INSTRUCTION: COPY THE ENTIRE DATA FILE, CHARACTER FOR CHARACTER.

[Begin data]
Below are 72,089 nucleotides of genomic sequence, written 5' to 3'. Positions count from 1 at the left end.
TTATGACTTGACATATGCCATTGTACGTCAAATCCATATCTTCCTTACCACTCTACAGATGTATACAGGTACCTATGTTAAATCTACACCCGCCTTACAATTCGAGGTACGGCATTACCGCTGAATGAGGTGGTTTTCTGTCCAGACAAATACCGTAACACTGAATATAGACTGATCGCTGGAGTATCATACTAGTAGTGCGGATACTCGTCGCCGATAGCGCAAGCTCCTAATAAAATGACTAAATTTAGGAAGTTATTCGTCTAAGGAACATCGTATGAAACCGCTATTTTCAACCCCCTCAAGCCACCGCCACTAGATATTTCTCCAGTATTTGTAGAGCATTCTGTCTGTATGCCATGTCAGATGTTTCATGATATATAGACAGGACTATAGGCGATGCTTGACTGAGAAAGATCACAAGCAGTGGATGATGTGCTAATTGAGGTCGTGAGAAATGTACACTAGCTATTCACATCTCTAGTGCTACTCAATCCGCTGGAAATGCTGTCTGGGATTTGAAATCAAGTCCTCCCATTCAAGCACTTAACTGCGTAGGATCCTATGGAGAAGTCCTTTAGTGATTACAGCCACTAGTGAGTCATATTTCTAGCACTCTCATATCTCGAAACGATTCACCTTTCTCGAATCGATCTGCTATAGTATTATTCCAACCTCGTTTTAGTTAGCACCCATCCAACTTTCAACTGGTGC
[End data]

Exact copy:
Below are 72,089 nucleotides of genomic sequence, written 5' to 3'. Positions count from 1 at the left end.
TTATGACTTGACATATGCCATTGTACGTCAAATCCATATCTTCCTTACCACTCTACAGATGTATACAGGTACCTATGTTAAATCTACACCCGCCTTACAATTCGAGGTACGGCATTACCGCTGAATGAGGTGGTTTTCTGTCCAGACAAATACCGTAACACTGAATATAGACTGATCGCTGGAGTATCATACTAGTAGTGCGGATACTCGTCGCCGATAGCGCAAGCTCCTAATAAAATGACTAAATTTAGGAAGTTATTCGTCTAAGGAACATCGTATGAAACCGCTATTTTCAACCCCCTCAAGCCACCGCCACTAGATATTTCTCCAGTATTTGTAGAGCATTCTGTCTGTATGCCATGTCAGATGTTTCATGATATATAGACAGGACTATAGGCGATGCTTGACTGAGAAAGATCACAAGCAGTGGATGATGTGCTAATTGAGGTCGTGAGAAATGTACACTAGCTATTCACATCTCTAGTGCTACTCAATCCGCTGGAAATGCTGTCTGGGATTTGAAATCAAGTCCTCCCATTCAAGCACTTAACTGCGTAGGATCCTATGGAGAAGTCCTTTAGTGATTACAGCCACTAGTGAGTCATATTTCTAGCACTCTCATATCTCGAAACGATTCACCTTTCTCGAATCGATCTGCTATAGTATTATTCCAACCTCGTTTTAGTTAGCACCCATCCAACTTTCAACTGGTGC